The first week after spring break every year (well, at least for the last 49 years), is the University of North Dakota’s Writers Conference. It’s an annual gathering of writers and readers from around the world and around the state. This year’s theme is “Truth and Lies” which seems both intriguing and contemporary. The features authors include… Read More ?

Cyprus is Everywhere

Last week, Annemarie Weyl Carr asked if anyone could offer a summary of a recent publication that they might share with the Cyprus American Archaeological Research Institute’s newsletter.  I thought it would be fun to share my most recent book on the Bakken, which in very real ways had its origins in the Eastern Mediterranean and… Read More ?

Celebrating Wesley College’s Corwin Hall

I’m on the road today delivering boxes of North Dakota Quarterlys to the Magic City, but I figured folks might enjoy a video from yesterday’s send off for Corwin Hall. Here’s a blog post on that. We’ll release a far higher fidelity recording of the music next month, but for now, here’s a Facebook video.… Read More ?

The truth behind St. Patrick's Day: Celebrations did not originate in Boston

(University of South Florida (USF Health)) Gun expenditure log from 1600 and 1601 prove St. Patrick's Day celebrations began in St. Augustine, Fla., and not in Boston or New York.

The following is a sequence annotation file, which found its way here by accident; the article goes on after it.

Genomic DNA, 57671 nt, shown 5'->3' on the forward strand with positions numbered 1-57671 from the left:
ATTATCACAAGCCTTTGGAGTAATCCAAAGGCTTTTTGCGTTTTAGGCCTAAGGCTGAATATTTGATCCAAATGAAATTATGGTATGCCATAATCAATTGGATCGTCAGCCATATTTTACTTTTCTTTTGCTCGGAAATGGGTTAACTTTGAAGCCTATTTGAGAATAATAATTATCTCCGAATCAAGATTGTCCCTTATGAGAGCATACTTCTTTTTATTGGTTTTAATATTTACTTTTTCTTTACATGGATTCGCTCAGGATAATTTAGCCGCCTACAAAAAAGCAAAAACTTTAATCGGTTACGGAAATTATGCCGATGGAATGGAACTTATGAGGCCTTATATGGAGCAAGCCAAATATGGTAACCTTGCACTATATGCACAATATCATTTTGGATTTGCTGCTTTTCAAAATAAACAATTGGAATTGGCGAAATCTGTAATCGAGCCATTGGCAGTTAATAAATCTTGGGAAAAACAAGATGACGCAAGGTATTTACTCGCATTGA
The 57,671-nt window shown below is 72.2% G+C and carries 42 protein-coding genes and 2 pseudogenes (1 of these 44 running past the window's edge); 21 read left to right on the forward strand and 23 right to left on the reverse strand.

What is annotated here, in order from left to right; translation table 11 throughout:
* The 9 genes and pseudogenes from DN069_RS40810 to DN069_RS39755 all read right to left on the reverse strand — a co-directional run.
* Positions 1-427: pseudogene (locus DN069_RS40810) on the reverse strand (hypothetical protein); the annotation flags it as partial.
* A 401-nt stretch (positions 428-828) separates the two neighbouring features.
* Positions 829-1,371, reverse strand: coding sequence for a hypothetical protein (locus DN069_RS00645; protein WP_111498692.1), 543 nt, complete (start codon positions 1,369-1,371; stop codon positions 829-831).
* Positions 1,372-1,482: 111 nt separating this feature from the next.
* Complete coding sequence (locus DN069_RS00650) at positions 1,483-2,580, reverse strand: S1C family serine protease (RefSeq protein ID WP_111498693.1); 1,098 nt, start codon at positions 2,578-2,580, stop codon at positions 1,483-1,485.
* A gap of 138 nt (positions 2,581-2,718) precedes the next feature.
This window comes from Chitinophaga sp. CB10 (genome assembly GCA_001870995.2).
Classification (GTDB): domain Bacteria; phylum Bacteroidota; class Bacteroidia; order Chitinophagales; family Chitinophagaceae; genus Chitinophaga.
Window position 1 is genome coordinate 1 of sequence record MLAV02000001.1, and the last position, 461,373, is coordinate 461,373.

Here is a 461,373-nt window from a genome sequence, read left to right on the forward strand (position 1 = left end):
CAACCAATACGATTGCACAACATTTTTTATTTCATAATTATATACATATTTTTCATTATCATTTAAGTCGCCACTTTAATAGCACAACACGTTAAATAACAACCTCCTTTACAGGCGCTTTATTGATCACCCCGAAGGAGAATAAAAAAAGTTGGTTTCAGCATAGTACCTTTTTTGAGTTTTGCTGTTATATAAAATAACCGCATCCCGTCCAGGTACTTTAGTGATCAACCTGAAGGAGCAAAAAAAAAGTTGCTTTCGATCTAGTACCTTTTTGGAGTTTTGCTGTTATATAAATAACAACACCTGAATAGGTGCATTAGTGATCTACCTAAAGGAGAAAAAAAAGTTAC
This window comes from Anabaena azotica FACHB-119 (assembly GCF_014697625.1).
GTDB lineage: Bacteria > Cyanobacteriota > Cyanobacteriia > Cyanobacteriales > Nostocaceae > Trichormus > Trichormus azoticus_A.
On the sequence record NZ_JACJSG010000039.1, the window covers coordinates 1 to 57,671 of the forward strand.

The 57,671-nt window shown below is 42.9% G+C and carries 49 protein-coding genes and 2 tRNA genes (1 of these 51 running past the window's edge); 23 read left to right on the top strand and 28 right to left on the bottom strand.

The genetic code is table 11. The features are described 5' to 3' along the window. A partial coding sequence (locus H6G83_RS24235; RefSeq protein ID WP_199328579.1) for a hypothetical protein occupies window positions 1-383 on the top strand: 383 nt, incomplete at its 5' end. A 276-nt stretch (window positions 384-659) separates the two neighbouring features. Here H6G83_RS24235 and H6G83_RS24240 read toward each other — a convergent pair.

Smithsonian reports first evidence of live-traded dogs for Maya ceremonies

(Smithsonian Tropical Research Institute) Earliest evidence that Mayas raised and traded dogs and other animals-probably for ceremonies-from Ceibal, Guatemala. Published in the Proceedings of the National Academies of Science.

Scientists discover evidence of early human innovation, pushing back evolutionary timeline

(Smithsonian) Scientists discovered that early humans in East Africa had -- by about 320,000 years ago -- begun trading with distant groups, using color pigments and manufacturing more sophisticated tools than those of the Early Stone Age, tens of thousands of years earlier than previous evidence has shown in eastern Africa. Show More Summary

Symposium: The Horse in Ancient Greek Art

The Virginia Museum of Fine Arts will be hosting a symposium in April 2018. It will explore some of the themes emerging from the exhibition, 'The Horse in Ancient Greek Art'. It would have been interesting for one of the papers to have explored the histories of some of the objects appearing in the show. Show More Summary

Intensification of agriculture and social hierarchies evolve together, study finds

(Max Planck Institute for the Science of Human History) A joint project between the Max Planck Institute for the Science of Human History and the University of Auckland analyzed the evolution of 155 Island South East Asian and Pacific...Show More Summary

The absence of ants -- entomologist confirms first Saharan farming 10,000 years ago

(University of Huddersfield) Dr. Stefano Vanin was part of an international team working on discoveries at the Holocene age hunter-gatherer site at Takarkori in south-western Libya.

Modern humans flourished through ancient supervolcano eruption 74,000 years ago

(University of Cape Town) Early modern humans living in South Africa around 74,000 years ago prospered through the cataclysmic eruption of the Toba supervolcano in Sumatra. The Toba eruption was one of the Earth's most explosive volcanic events. Show More Summary

Copyright © 2015 Regator, LLC